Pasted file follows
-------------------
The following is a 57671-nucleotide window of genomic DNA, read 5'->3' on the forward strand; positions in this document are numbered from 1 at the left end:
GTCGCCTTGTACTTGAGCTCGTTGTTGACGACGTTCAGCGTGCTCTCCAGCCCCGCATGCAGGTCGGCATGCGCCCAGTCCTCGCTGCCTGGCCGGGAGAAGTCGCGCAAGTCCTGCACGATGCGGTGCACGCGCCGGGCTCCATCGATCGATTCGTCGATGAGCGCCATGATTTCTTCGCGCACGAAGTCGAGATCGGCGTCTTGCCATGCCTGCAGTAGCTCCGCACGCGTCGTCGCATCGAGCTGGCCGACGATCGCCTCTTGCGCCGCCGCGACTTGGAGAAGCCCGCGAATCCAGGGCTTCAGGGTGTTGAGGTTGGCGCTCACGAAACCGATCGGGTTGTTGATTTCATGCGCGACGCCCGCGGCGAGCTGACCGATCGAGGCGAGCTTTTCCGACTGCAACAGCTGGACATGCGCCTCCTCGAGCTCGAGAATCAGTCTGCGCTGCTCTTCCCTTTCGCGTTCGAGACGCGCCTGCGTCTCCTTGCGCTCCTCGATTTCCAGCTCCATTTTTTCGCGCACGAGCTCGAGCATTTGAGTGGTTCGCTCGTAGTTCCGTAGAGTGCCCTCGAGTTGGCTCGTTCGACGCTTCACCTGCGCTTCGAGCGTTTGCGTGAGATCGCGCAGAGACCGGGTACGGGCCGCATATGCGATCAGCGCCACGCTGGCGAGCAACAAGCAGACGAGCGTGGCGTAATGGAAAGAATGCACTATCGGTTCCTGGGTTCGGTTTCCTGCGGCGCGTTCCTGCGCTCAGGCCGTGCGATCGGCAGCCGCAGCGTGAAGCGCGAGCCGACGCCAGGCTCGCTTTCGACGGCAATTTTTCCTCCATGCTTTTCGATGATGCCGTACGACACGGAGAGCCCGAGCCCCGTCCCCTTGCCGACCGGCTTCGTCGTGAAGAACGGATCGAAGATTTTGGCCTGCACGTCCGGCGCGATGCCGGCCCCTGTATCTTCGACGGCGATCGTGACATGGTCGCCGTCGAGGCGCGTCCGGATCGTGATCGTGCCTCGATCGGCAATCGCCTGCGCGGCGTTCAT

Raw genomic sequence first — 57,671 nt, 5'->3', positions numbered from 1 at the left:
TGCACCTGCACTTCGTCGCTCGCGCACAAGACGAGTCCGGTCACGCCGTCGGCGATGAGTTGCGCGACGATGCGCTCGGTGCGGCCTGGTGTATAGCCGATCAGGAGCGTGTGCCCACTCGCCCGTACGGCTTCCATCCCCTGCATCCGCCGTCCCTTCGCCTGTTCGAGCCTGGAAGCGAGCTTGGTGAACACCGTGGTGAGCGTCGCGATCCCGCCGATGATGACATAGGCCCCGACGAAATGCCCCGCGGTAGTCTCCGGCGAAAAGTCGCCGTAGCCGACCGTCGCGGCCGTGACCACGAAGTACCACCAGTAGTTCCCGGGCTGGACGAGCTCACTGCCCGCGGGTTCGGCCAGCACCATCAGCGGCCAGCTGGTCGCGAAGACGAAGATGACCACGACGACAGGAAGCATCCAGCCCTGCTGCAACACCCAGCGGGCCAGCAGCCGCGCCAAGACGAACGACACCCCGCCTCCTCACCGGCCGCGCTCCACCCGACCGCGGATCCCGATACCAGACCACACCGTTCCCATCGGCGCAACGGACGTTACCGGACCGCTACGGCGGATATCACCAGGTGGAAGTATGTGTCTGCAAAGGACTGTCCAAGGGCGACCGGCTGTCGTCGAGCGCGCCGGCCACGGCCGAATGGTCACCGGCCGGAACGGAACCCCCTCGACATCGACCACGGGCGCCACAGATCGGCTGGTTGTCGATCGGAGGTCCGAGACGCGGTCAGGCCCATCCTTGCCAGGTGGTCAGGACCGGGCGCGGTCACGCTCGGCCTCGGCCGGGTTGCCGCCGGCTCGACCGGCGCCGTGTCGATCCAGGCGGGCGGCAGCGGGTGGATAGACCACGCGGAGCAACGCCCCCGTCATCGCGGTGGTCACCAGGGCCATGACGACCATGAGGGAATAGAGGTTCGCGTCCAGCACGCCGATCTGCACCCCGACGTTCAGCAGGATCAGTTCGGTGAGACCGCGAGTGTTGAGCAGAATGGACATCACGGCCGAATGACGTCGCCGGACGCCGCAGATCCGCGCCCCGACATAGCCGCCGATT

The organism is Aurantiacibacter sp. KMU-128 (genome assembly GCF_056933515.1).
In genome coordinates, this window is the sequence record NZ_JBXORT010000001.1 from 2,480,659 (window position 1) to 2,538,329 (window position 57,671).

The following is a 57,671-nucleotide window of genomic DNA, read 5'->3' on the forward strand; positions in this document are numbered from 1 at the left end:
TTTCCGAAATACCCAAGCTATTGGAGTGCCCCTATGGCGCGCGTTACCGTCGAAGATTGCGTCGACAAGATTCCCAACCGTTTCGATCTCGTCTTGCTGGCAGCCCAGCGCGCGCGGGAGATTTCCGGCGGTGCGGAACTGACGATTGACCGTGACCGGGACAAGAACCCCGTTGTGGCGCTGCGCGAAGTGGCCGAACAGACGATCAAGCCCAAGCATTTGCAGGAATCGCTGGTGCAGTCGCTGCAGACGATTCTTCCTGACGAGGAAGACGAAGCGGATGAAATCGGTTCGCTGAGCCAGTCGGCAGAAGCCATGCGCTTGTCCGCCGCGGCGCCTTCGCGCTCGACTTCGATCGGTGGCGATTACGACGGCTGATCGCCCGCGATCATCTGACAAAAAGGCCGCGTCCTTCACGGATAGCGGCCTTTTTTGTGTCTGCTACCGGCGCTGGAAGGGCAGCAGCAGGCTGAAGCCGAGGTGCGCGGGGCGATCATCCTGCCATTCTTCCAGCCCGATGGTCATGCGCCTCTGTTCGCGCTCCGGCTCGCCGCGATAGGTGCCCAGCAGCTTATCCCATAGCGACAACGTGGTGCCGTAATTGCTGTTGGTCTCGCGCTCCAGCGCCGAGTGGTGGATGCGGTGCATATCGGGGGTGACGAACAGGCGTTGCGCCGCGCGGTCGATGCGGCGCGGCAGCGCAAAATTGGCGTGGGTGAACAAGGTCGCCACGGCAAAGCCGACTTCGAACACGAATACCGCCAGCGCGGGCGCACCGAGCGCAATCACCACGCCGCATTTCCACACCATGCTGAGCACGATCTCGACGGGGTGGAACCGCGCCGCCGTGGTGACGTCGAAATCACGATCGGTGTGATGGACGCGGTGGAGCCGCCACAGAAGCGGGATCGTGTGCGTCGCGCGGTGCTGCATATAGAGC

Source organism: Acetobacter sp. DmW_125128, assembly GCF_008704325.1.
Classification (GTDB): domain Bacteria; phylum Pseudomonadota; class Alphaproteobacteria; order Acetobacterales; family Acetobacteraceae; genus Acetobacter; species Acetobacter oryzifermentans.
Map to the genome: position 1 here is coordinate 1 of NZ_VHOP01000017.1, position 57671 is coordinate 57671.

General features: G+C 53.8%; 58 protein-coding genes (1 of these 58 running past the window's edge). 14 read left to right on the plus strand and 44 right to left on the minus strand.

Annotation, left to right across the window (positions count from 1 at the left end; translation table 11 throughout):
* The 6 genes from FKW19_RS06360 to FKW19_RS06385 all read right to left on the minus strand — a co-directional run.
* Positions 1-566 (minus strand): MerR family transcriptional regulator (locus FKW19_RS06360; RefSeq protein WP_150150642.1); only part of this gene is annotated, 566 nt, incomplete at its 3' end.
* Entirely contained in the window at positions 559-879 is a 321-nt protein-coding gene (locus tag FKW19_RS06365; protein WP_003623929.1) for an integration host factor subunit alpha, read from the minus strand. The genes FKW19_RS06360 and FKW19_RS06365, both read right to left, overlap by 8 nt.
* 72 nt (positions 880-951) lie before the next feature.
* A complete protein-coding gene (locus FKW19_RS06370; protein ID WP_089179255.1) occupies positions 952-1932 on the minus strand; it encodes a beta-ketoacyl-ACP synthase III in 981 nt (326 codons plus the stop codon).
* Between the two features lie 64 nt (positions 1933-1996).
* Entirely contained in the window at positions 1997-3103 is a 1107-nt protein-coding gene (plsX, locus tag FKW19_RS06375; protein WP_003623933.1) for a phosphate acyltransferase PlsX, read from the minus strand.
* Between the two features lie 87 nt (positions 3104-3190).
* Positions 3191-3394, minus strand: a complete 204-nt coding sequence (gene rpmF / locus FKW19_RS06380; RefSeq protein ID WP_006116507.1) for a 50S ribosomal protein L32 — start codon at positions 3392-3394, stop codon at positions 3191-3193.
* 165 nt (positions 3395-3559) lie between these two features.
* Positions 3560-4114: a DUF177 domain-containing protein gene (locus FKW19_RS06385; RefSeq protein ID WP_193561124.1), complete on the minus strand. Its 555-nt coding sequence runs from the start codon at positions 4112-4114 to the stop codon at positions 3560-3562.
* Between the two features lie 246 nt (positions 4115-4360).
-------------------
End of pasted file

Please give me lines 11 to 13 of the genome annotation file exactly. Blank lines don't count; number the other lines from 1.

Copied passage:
Map to the genome: position 1 here is coordinate 1 of NZ_VHOP01000017.1, position 57671 is coordinate 57671.

General features: G+C 53.8%; 58 protein-coding genes (1 of these 58 running past the window's edge). 14 read left to right on the plus strand and 44 right to left on the minus strand.

Annotation, left to right across the window (positions count from 1 at the left end; translation table 11 throughout):